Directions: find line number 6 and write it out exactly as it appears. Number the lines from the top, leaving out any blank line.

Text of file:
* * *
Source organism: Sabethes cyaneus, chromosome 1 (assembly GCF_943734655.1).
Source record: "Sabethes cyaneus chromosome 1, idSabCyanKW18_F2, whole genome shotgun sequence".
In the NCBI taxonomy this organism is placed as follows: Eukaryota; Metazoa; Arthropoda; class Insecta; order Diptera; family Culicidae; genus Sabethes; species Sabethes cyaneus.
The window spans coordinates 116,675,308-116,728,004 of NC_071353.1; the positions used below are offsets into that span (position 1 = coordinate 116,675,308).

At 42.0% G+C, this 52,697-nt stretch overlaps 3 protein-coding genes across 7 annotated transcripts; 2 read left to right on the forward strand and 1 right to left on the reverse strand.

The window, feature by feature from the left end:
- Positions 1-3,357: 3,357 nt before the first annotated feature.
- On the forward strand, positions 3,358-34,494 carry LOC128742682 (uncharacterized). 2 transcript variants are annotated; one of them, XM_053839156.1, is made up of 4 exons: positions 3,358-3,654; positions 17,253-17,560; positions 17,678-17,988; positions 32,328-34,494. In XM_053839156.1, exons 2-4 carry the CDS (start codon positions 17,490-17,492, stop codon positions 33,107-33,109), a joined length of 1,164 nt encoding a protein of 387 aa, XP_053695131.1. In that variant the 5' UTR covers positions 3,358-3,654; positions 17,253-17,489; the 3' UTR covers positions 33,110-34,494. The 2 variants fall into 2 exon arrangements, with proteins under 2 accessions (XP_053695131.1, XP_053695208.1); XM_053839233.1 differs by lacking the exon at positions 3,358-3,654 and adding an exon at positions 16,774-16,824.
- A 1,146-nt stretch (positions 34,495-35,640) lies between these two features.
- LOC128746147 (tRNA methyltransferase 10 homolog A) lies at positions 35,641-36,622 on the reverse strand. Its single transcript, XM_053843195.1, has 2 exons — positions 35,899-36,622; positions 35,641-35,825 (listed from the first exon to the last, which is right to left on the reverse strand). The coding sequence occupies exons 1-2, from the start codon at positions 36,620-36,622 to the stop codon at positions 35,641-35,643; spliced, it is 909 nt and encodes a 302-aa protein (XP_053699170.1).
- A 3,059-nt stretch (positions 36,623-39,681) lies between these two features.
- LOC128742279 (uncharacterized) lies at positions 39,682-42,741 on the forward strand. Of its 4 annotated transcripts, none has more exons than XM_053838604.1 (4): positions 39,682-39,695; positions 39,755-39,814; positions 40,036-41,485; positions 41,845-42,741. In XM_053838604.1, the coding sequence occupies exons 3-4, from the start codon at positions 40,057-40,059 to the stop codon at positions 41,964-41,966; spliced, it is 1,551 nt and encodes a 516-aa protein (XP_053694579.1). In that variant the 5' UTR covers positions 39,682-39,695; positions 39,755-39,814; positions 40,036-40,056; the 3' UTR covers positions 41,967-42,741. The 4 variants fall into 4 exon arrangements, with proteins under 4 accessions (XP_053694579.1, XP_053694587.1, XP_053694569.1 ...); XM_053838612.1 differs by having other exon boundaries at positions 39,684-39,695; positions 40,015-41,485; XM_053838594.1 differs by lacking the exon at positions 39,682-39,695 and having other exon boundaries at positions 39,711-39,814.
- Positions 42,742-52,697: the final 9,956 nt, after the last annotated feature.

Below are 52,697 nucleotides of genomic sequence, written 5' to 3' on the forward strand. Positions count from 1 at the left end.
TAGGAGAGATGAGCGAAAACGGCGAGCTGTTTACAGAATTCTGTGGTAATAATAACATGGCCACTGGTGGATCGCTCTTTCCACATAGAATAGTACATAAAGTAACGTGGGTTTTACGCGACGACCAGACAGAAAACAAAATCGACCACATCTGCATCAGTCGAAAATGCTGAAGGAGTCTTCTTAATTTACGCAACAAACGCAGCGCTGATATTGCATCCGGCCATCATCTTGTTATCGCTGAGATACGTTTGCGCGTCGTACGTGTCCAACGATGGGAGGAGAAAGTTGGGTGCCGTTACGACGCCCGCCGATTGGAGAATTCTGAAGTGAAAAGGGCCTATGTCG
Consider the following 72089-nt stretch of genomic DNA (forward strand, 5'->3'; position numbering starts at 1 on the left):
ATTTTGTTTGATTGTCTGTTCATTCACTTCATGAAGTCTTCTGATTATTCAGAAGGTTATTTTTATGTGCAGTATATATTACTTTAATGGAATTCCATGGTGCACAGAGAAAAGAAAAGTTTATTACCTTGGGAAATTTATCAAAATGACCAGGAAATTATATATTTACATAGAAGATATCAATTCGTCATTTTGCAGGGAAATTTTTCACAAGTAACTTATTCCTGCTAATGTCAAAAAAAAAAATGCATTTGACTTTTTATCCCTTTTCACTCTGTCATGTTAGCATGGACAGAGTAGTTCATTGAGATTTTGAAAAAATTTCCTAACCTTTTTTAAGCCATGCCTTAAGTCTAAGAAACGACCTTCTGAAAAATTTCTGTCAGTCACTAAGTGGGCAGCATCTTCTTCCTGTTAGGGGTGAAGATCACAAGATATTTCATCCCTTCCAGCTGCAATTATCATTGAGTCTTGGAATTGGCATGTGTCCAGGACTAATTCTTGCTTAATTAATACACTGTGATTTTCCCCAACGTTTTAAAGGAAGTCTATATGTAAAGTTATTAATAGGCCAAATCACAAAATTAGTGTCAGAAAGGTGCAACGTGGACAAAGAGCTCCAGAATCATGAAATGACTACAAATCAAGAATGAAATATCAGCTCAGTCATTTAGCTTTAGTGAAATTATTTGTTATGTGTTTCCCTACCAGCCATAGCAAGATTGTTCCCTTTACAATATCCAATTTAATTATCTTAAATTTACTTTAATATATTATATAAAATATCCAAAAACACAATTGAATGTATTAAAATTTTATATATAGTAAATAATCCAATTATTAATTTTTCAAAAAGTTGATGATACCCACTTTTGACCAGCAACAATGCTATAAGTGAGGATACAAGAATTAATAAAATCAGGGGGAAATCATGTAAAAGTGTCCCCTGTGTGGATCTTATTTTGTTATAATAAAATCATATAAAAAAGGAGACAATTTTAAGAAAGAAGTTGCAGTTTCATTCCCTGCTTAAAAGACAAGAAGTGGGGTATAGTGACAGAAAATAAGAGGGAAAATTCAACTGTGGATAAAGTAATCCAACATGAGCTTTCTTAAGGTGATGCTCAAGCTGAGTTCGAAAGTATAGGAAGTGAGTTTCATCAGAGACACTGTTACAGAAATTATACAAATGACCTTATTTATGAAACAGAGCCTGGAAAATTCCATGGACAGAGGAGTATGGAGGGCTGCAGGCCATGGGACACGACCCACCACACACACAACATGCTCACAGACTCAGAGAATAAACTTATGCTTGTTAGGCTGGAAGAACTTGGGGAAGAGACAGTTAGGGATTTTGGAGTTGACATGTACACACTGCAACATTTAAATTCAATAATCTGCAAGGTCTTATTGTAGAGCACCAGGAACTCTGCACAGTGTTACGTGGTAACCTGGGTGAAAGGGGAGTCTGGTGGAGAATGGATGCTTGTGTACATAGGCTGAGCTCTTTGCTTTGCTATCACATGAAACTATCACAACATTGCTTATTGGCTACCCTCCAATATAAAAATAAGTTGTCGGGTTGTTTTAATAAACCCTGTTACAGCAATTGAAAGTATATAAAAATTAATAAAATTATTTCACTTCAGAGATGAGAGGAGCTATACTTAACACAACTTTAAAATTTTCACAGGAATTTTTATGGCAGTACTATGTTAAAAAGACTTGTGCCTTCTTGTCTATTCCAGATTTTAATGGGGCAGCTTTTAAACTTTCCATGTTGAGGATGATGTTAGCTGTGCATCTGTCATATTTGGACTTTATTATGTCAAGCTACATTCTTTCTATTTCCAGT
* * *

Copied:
The window, feature by feature from the left end: